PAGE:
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With most small grocery stores in India yet to get online, startups racing to digitize them continue to see promising backing from investors. Jumbotail, an online wholesale marketplace for grocery and food items, today said it has raised $ 12.7 million to scale its operations.

The Series B financing round for the Bangalore-based startup was led by Heron Rock, with participation from Capria Fund, BNK Ventures and William Jarvis and existing investors Nexus Venture Partners, and Kalaari Capital . The three-and-a-half-year old startup has raised about $ 24 million to date.

More than 10 million grocery stores, locally known as kiranas, bridge urban cities, towns and villages in India. They control over 95% of the $ 350 billion food and grocery market in the nation, according to some estimates.

Jumbotail operates a marketplace that connects tens of thousands of these kirana stores with brands and traders. It offers a whole suite of services including supply chain logistics, a mobile app for placing orders, integration with point-and-sales devices, and credit solutions to shop owners that can’t easily get loan from banks.

Ashish Jhina, cofounder and COO of Jumbotail, told TechCrunch in an interview that the startup will invest the fresh capital in developing AI solutions to improve its supply chain network, and make it easier for brands to get started on the marketplace.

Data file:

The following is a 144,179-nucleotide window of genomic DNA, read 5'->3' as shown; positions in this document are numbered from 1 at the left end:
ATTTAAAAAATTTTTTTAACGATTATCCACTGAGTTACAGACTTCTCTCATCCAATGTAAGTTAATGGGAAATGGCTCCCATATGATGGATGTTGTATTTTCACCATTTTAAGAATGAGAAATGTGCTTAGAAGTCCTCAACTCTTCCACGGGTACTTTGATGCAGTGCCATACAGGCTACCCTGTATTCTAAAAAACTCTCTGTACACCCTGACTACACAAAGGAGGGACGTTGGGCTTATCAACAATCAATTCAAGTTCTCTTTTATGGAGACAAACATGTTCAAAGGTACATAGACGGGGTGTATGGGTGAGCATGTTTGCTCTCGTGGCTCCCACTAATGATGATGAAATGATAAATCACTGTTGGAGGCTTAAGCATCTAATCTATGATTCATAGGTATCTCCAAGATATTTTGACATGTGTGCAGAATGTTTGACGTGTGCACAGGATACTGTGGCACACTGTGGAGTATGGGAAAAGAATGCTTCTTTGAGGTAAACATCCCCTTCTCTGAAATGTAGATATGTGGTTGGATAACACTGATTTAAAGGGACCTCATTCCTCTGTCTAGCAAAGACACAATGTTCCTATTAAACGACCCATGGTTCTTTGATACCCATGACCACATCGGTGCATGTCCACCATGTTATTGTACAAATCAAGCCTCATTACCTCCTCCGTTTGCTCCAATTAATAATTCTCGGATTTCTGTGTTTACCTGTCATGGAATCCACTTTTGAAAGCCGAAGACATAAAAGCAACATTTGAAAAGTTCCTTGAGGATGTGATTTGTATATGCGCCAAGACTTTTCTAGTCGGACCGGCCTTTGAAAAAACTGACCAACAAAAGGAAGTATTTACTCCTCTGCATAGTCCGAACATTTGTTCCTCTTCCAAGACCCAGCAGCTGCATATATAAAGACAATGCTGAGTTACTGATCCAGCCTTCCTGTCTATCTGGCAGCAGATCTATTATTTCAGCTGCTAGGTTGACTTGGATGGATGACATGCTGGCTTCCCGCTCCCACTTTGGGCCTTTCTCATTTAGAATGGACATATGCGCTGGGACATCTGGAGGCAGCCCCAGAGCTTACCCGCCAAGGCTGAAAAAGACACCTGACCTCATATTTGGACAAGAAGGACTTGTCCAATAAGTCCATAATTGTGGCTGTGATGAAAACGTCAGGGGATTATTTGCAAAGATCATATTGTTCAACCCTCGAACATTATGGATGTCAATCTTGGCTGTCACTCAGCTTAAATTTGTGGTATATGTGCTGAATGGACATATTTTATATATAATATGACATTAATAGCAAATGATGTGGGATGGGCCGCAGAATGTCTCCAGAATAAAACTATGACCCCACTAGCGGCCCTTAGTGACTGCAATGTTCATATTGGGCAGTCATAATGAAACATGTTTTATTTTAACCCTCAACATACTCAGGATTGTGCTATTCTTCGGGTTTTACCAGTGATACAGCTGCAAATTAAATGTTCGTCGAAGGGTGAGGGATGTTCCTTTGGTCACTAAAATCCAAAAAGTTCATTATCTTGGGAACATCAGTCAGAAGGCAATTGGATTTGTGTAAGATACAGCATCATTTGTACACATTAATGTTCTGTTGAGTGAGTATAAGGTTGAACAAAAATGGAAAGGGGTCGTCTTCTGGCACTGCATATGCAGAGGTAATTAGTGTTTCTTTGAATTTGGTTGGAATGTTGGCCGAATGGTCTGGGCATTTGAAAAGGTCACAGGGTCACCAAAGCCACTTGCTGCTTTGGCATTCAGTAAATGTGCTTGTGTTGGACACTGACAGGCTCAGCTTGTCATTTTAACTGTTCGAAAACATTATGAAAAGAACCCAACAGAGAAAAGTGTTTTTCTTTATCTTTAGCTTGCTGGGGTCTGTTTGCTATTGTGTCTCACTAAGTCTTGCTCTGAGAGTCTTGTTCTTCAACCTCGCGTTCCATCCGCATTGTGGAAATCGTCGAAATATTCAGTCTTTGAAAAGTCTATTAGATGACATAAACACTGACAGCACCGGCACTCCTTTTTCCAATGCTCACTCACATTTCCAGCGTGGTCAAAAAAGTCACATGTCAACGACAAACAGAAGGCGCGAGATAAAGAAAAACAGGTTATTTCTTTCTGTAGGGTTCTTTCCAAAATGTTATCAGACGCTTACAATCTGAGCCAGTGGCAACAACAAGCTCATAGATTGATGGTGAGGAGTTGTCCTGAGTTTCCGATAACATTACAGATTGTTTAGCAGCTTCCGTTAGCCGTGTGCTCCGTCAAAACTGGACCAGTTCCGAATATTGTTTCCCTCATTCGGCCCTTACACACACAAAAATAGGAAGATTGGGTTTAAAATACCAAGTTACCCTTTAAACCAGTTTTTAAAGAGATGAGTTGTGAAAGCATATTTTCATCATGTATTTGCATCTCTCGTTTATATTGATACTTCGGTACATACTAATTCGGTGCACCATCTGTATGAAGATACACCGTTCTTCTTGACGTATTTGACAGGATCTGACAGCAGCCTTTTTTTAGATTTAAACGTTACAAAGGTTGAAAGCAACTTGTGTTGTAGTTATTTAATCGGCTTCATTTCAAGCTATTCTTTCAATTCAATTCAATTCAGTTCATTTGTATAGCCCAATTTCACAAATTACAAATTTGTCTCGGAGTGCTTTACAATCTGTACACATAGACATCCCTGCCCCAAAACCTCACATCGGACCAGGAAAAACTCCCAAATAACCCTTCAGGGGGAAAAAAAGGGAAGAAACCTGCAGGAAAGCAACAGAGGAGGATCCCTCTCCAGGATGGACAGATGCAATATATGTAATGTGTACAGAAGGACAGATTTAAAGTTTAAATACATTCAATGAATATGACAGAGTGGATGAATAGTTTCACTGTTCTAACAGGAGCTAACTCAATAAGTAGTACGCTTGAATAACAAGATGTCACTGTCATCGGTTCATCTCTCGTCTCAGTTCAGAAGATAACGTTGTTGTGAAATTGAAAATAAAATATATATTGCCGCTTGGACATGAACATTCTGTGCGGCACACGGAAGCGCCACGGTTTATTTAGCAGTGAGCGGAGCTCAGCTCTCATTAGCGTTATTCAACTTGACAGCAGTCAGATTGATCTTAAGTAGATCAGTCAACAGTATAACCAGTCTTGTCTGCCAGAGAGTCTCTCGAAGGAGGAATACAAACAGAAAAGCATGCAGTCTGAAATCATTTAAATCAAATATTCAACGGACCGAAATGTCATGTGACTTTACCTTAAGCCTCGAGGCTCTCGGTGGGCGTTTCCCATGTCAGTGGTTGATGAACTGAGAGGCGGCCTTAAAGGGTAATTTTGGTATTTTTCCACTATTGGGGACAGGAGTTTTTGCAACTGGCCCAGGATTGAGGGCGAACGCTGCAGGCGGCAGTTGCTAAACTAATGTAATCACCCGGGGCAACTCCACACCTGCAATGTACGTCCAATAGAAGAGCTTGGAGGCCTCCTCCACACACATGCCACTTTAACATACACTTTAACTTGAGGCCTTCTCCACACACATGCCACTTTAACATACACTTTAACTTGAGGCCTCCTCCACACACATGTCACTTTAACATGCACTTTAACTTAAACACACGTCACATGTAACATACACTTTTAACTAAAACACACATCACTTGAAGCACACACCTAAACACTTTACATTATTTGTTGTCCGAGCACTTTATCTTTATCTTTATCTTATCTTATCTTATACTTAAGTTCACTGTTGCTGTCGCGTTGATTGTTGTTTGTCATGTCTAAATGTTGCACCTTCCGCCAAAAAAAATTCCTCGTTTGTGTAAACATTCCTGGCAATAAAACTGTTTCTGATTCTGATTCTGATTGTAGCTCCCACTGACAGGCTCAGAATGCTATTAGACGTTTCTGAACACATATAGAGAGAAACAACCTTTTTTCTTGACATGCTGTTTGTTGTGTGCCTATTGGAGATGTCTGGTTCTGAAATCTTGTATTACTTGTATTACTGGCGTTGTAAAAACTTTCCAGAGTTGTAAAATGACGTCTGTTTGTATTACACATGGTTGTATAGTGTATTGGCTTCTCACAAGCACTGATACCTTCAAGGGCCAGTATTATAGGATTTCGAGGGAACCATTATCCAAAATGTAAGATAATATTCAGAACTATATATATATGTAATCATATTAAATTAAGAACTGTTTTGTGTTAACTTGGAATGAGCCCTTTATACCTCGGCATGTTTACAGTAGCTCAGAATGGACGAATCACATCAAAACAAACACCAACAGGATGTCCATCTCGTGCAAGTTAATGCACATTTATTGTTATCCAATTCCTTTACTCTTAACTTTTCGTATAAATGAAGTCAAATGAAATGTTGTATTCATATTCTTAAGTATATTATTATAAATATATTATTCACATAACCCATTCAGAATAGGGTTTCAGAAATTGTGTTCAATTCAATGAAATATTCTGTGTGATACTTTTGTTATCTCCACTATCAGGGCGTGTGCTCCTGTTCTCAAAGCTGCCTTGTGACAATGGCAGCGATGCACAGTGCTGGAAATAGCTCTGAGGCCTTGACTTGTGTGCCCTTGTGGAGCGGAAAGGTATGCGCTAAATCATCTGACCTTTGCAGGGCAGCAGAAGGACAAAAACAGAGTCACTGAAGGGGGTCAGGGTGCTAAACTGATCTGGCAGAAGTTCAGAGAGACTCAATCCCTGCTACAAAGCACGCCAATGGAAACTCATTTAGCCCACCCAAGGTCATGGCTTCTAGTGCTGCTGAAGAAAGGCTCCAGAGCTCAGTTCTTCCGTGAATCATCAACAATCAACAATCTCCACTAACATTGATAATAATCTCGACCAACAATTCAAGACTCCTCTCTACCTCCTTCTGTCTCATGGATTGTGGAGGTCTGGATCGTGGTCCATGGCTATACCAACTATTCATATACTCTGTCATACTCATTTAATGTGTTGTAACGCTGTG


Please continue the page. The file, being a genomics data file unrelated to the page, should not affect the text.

Jumbotail, which is only operational in Bangalore area for now, offers its mobile app and support in four languages (English, Hindi, Malayalam, and Kannada), something that is crucially important for their business.

“Our fundamental principle is to serve our customers in languages they are comfortable in. Many of these people are not using other apps. They are using smartphones for the first time. This is also their first experience with e-commerce,” he said.

Jhina added that even as Bangalore area is the only place the startup operates in, Jumbotail is on track to clock $ 100 million in GMV there by year-end. The startup is exploring expansion in other cities and will make moves in that space soon enough, he said, without disclosing the geography.

The startup employs about 140 people and has an additional 400 staff that work in supply chain network. It’s a small team compared to the likes of Amazon India and Walmart -owned Flipkart that are increasingly working with small retailers in the country to grow their wholesale operations. And then there is Reliance Retail, which is expanding its footprint quickly, too.

But Jhina, an alumnus of Stanford, don’t necessarily seem them as a big threat. On the contrary, he believes that since much of the market remains untapped, any player with deep pockets is helping educate the masses about the potential of e-commerce in the nation. In some ways, Jumbotail also competes with the likes of BigBasket, Grofers, Udaan, and ShopX, all of which are comparatively heavily backed.


TechCrunch

Facebook’s Oculus Quest standalone VR headset hasn’t been out long, but VP of AR/VR Andrew Bosworth says the company is already selling a substantial amount of content for the device.

At Vox Media’s Code conference, the exec detailed that in the first two weeks of sales there has been $ 5 million in content sales. We have not gotten any details on device sales, though Facebook has never shares sales data on their VR products.